Monday, May 29, 2006

“Dada kraut psych mindblowing conscience expanding sublime acid oriented arcana coelestia weirdness”

Well, so much for my favorite Google whacking string.*

Innocently, this all started with Geoffrey Pullum’s puzzlement over the syntactic nature of certain entrees and the in-depth report on music-discovering tools by Chris Dahlen. Then Eric Bakovic had to go introduce the two. The end result?

Ultrahypermegamonstaheavy over the top mammoth freakin mind exploding destroyer psychedelia from the deepest void of neverness and Geoff Pullum’s troubles with young people and parsing their damn Last.fm tags.

What’s my point? It’s a small one, but it boils down to this: The problem isn’t young people, it’s pretentious people who write about music.

You see, it isn’t just any sort of young person who describes music in terms like those above: It’s hipsters. Let’s not beat around the bush. The average young person, even the one’s interested in music don’t talk about songs with such ridiculous labels. It takes the gall of a twentysomething-but-don’t-call-me-a-twentysomething-creative-writing-workshopping-postmodernism-worshipping-art-school-dropout-but-ive-got-a-band-and-heres-my-zine-but-I-don’t-really-do-that-anymore-because-it’s-all-on-my-blog-self-righteous-tut-tutting-socialist-leaning-hipster to turn out the kind of ridiculous garbage described above.

This isn’t a new or unknown phenomenon. UNC has a Facebook Group that’s been around for some years called “Pre-post-modern-arkane-antidilluvian-anachronistic-semi-hardcore-quazi-screamo-joint-thinkcore-emo,” which parodies this tendency towards complex (ab?)use of attributive modifiers. I assume and pray that it is a parody at least.

How did it come to this? Overwrought music writing. Plain and simple. Hipsters, who have never gotten around to writing their Great American Novel (preferably stream of conscious), need an outlet for their unspeakable talent and so try to combine this with their cutting-edge knowledge of music to write music reviews for their local independent weekly or, more likely, their blog.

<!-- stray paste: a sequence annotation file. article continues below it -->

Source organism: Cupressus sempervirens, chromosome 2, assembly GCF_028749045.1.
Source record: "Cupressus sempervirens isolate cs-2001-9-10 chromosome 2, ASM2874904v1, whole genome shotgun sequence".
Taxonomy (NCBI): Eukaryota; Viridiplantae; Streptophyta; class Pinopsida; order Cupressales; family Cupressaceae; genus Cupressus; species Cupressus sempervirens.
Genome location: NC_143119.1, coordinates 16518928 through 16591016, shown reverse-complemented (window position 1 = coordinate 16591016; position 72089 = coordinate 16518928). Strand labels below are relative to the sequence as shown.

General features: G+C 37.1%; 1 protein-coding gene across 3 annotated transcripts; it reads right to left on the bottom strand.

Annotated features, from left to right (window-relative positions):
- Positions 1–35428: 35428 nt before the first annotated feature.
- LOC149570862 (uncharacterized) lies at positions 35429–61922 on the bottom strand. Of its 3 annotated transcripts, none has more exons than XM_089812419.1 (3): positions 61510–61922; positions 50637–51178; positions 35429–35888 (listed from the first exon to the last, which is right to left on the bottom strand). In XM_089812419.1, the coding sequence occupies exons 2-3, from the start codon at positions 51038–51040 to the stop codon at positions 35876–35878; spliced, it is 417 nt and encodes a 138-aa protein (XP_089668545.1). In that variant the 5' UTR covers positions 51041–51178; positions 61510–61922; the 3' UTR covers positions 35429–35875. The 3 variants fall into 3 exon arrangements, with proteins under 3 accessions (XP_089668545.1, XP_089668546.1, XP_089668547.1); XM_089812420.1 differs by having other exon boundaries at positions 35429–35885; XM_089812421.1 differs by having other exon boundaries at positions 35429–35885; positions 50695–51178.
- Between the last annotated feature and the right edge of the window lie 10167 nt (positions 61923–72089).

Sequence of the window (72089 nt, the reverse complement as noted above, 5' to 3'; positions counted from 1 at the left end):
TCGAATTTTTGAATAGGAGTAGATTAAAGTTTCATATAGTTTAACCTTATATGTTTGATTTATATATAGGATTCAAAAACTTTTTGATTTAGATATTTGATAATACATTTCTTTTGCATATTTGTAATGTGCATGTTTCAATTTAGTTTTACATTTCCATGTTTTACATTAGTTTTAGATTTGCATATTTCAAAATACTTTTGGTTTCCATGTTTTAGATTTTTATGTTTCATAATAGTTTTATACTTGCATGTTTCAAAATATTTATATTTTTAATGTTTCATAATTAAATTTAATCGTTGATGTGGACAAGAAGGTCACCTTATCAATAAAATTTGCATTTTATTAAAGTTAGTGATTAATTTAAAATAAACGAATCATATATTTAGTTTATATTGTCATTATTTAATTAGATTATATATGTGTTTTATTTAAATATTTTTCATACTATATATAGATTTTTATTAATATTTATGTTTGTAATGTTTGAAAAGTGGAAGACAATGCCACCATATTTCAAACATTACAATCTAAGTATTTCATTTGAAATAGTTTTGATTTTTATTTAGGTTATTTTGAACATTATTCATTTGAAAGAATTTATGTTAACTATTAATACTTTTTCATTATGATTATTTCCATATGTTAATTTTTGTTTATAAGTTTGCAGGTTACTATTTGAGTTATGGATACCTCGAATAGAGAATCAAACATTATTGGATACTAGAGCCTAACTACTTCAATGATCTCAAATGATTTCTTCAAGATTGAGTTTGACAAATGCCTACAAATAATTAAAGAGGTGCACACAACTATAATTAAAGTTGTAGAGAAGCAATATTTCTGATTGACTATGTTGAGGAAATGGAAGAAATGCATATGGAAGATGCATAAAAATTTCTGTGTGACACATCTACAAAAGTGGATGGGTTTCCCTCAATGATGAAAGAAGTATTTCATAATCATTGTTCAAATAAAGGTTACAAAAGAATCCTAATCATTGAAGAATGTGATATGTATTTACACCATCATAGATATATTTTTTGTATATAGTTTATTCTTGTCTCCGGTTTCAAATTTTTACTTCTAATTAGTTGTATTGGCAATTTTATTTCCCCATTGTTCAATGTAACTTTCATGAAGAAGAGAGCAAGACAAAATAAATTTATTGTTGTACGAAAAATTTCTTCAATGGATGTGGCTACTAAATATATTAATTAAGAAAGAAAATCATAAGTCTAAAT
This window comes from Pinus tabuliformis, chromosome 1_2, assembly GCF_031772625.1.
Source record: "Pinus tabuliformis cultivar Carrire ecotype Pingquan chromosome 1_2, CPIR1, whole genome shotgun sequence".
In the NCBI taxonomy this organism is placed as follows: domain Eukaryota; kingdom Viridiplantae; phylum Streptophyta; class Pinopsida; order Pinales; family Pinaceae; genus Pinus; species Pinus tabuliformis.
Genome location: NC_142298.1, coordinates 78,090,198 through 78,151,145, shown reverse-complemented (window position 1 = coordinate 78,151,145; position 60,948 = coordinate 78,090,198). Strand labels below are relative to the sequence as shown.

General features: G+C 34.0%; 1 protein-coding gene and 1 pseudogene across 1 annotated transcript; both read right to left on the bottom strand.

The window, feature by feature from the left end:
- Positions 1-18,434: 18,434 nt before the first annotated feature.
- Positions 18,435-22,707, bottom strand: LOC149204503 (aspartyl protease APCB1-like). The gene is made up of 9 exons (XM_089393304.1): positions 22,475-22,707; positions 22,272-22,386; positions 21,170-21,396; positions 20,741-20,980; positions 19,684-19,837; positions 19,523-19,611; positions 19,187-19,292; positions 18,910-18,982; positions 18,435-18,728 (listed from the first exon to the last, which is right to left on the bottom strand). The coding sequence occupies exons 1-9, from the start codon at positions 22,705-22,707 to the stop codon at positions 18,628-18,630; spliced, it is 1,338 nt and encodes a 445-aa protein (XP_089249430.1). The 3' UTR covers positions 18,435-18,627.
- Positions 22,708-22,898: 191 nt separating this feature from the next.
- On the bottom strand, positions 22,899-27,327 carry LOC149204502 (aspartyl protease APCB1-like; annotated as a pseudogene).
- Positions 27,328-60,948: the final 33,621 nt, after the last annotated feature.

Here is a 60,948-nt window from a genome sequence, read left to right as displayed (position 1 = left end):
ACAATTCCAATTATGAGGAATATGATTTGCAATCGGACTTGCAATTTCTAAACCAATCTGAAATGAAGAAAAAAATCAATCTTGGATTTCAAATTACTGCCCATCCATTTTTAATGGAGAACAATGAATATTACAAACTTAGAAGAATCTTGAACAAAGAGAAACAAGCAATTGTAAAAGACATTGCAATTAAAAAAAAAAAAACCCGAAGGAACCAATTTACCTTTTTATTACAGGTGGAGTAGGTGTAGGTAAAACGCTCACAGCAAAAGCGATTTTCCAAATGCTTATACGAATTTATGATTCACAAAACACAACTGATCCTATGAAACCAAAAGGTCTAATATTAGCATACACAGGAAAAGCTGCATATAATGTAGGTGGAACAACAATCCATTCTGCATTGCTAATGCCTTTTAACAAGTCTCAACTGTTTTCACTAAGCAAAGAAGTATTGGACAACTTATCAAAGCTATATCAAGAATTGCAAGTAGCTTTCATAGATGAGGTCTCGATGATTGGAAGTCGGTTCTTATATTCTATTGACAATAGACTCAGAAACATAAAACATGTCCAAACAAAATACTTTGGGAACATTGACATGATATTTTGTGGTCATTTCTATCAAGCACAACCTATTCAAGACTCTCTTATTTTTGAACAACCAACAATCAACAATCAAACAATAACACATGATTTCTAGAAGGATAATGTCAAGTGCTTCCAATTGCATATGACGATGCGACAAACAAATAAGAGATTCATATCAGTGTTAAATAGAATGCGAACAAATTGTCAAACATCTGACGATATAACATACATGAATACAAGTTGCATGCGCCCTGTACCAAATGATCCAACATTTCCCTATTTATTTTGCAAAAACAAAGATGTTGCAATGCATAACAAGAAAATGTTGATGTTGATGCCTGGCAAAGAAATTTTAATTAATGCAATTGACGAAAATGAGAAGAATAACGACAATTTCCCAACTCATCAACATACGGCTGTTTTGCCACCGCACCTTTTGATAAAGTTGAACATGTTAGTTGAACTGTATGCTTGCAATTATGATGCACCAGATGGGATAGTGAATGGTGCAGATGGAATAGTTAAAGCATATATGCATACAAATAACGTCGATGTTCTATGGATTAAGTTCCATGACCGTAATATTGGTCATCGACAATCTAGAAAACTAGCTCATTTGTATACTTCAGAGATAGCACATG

Unfortunately, bad music writing is part of an infinite feedback loop because the only thing hipsters like more than listening to music, is reading about music. They are the kids in the class who would never dare read Finnegan’s Wake, but eagerly devour all the companions and criticisms. The result is that hipster opinion and the bulk of music criticism exist in a giant echo chamber, where style is just as likely to be copied as substance (and which is really most important to the hipster oeuvre anyway?).

Perhaps at first millions were inspired by the masturbatory writing of Rolling Stone, but there is no question that the gold standard of the present day is Pitchforkmedia.com, a fact brilliantly skewered by David Cross in an article in which he parodies the Pitchfork review style. His article is clever, though undercut by the fact that his parody has a hard time measuring up to the absurdity of the actual reviews. After reading a a few samples, and appreciating the influence of Pitchfork for the young, hip, and musical, it’s not such a huge leap to see how the teeming masses (I meant the elite few) might be led into thinking that tons of attributive modifiers, literary references, gimmick formats, and arcane descriptors are not only one way to describe music, but are actually the standard conventions.

This is all a roundabout way of saying that if Geoffrey Pullum wants someone to blame, he should spare the kids and instead take it out on the guy who first described guitars as sounding “angular.”

(Google “Angular guitar”. The first hit? The Last.fm tag. The scary part? 50,000 other hits. (Fuck. Maybe this really is the standard. Someone needs to tell me what angular means in this context))

*I know that this term is not technically eligible for an "official" Google Whack, so let's assume that we are playing by the house rules.

1 Comments:

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12:25 PM  

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